FSDU has been one of the major actors working to improve transparency, professionalism and support among the Tiers 4, primarily through consumer education, participation in policy dialogue, data gathering and dissemination, and support to small pilot projects. One such pilot was the prospect for an integrated delivery of financial services by Agaru SACCO in Pader District (Northern Uganda). FSDU supported Agaru SACCO have a rating by Planet Rating, two external audits, and formulation of a strategic plan. Agaru SACCO is prospected by PostBank as a prime linkage banking partner in Northern Uganda.

FSDU’s collaboration with others has resulted in the compilation of background information on Tier 4 Institutions:

Regulating & Strengthening Tier 4 Institutions in Uganda
The Effects of Wholesale Lending to SACCOs in Uganda by Alex Fiorillo 

Accounting and Audit Working Group
In February 2007,
the Accounting & Audit working group joined the Capacity Building Steering Committee which is made up of microfinance stakeholders providing capacity building and wholesale loans to Tier 4 Institutions.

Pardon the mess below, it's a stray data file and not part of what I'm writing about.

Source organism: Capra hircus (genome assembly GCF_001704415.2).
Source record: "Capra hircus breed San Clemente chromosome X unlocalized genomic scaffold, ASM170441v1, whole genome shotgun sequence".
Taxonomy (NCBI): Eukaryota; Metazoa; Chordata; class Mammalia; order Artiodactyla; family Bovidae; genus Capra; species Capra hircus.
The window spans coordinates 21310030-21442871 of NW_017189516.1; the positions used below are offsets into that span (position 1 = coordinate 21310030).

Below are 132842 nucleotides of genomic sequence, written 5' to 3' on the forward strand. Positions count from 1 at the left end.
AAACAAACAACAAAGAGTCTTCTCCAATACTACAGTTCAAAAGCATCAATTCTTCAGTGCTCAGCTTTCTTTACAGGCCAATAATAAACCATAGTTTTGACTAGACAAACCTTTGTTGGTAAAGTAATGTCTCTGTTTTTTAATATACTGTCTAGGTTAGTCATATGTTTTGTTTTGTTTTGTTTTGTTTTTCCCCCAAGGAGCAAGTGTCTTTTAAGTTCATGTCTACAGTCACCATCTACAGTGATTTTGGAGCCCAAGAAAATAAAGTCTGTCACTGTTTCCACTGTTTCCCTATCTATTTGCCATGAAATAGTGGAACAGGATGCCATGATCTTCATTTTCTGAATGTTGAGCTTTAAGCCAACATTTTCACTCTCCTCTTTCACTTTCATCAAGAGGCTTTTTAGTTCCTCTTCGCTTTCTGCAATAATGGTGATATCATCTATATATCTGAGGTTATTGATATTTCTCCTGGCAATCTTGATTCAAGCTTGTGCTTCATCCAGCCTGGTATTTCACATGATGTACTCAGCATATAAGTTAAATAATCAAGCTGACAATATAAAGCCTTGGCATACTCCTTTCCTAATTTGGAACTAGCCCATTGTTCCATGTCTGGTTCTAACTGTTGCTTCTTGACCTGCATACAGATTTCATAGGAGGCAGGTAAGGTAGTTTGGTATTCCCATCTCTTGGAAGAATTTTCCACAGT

The objectives of the Working group were to overcome the following shortcomings in the financial systems of Tier 4 institutions and enhance transparency:

  • The low quality of financial management and financial statements produced by the institutions’ accountants / bookkeepers
  • The lack of appropriate skills to audit these institutions by small and medium sized external audit firms and the District Commercial Officers (SACCOs) 
  •  The high cost of Audit services.

 The Group proposed the following actions to resolve the challenges above;

  • Enhance the capacity of Auditors to audit Tier 4 institutions through training using the CGAP Financial reporting and audit guidelines
  • Standardize the Tier 4 Accounting systems to facilitate training and audit
  • Enhance the skills of the institutions’ accountants / bookkeepers through training.